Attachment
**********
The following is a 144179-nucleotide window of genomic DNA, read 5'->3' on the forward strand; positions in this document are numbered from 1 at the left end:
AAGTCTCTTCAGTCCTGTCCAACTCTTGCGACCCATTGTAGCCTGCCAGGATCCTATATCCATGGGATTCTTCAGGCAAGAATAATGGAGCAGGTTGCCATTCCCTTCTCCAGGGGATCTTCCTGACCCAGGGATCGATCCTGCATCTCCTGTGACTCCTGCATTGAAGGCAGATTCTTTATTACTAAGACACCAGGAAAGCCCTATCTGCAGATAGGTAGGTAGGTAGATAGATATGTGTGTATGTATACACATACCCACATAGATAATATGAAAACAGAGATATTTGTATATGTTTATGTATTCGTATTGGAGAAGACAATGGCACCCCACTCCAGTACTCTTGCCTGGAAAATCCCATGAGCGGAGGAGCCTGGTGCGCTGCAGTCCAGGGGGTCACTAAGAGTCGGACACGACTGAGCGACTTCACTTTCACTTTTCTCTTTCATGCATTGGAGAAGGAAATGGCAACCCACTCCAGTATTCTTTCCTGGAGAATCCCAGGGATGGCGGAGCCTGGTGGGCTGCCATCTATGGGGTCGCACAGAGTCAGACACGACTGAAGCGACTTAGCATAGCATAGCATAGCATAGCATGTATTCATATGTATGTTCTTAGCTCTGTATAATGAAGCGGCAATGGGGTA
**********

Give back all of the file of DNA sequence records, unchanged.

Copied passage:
The following is a 144179-nucleotide window of genomic DNA, read 5'->3' on the forward strand; positions in this document are numbered from 1 at the left end:
AAGTCTCTTCAGTCCTGTCCAACTCTTGCGACCCATTGTAGCCTGCCAGGATCCTATATCCATGGGATTCTTCAGGCAAGAATAATGGAGCAGGTTGCCATTCCCTTCTCCAGGGGATCTTCCTGACCCAGGGATCGATCCTGCATCTCCTGTGACTCCTGCATTGAAGGCAGATTCTTTATTACTAAGACACCAGGAAAGCCCTATCTGCAGATAGGTAGGTAGGTAGATAGATATGTGTGTATGTATACACATACCCACATAGATAATATGAAAACAGAGATATTTGTATATGTTTATGTATTCGTATTGGAGAAGACAATGGCACCCCACTCCAGTACTCTTGCCTGGAAAATCCCATGAGCGGAGGAGCCTGGTGCGCTGCAGTCCAGGGGGTCACTAAGAGTCGGACACGACTGAGCGACTTCACTTTCACTTTTCTCTTTCATGCATTGGAGAAGGAAATGGCAACCCACTCCAGTATTCTTTCCTGGAGAATCCCAGGGATGGCGGAGCCTGGTGGGCTGCCATCTATGGGGTCGCACAGAGTCAGACACGACTGAAGCGACTTAGCATAGCATAGCATAGCATAGCATGTATTCATATGTATGTTCTTAGCTCTGTATAATGAAGCGGCAATGGGGTA